Abstract

Objective: Trafficking for the purpose of sexual exploitation constitutes about 59% of detected victims of trafficking, which makes it the most prevalent form of human exploitation globally. In the existing literature, there is a lack of a precise and consistent conceptualization of this phenomenon, which poses a significant challenge in its study. The purpose of this inquiry is to fill in the gap in the existing literature by identifying and analyzing existing operational definitions of sex trafficking pertinent to psychological scholarly literature. Methods: Meta-ethnographic approach to qualitative research was utilized in this study. To identify pertinent literature, a systematic review of the scholarly articles across multiple ProQuest databases took place. A specific emphasis was placed on scientific literature inquiring into sex trafficking in the adult (>18) population. Results: The results of the study indicated that 33% of the publications utilized operational definition of sex trafficking provided by the Victims of Trafficking and Violence Protection Act (TVPA), followed by 30% provided by Palermo Protocol. A significant portion of publication (30%) did not employ a definition. Conclusions: The overall findings suggest that the most salient characteristics of sex trafficking employed in definitions were the presence of act of recruitment, harboring and transportation with the means of coercion, force, fraud and deception for the purpose of the commercial sex act.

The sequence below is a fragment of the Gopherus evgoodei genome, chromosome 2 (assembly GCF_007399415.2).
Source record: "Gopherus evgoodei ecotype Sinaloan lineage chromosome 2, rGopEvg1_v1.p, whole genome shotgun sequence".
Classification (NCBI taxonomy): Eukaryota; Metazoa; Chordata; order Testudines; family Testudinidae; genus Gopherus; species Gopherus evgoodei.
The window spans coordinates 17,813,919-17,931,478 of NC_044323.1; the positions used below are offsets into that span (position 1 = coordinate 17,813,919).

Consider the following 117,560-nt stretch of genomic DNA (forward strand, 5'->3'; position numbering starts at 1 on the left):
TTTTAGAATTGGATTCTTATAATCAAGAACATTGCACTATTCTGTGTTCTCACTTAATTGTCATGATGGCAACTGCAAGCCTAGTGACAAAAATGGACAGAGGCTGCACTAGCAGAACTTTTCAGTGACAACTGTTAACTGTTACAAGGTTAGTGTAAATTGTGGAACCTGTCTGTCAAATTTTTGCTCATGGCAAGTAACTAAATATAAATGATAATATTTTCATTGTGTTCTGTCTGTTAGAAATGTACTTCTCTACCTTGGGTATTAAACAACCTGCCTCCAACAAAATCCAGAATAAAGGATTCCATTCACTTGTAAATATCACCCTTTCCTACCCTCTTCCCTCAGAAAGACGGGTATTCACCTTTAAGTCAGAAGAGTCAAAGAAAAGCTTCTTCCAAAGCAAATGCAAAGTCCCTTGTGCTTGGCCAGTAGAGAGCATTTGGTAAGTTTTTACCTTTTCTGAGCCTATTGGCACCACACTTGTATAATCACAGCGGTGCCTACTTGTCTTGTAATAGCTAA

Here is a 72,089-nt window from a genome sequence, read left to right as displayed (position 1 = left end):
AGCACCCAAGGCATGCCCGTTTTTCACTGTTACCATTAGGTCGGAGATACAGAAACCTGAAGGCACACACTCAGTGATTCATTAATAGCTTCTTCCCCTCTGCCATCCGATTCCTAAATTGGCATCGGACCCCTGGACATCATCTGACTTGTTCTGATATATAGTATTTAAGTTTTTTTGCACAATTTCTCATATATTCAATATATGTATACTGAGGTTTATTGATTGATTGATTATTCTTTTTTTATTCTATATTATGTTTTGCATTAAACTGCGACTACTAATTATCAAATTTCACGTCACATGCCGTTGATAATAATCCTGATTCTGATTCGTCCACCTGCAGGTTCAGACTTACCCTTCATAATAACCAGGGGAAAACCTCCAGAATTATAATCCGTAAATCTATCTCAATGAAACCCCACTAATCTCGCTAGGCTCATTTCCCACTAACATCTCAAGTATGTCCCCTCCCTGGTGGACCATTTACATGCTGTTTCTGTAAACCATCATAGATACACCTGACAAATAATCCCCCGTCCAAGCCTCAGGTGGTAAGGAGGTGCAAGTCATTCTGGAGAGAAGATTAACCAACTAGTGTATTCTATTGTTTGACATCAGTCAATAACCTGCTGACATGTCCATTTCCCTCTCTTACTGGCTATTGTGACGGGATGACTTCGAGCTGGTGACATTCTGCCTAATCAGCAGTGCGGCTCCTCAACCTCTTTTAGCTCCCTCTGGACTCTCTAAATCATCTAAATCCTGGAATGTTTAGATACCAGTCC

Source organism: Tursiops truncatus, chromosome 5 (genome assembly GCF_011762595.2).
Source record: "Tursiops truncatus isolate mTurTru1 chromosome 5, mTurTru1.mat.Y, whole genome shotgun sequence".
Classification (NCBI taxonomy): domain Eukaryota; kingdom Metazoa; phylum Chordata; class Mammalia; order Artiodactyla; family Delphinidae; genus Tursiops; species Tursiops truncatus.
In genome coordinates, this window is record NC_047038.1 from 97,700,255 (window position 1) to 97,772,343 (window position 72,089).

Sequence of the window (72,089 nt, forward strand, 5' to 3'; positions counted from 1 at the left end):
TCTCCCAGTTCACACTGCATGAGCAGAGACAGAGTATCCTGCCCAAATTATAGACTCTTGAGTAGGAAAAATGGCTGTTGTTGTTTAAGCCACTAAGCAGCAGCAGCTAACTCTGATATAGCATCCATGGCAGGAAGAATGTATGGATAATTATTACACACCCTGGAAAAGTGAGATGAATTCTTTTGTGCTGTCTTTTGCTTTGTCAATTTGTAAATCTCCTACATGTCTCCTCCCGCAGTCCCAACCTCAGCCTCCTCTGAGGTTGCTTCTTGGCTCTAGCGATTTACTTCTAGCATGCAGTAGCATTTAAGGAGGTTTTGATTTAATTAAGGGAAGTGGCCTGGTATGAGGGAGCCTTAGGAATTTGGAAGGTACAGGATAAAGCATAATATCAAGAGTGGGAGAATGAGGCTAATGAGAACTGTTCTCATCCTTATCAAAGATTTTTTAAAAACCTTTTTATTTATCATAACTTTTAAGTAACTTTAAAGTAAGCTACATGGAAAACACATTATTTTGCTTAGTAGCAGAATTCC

Advisor

Eric Sprankle

Committee Member

Angelica Aguirre

Committee Member

Dennis Waskul

Date of Degree

2020

Language

english

Document Type

Thesis

Degree

Master of Arts (MA)

Department

Psychology

College

Social and Behavioral Sciences

Creative Commons License

Creative Commons Attribution-Noncommercial 4.0 License
This work is licensed under a Creative Commons Attribution-Noncommercial 4.0 License

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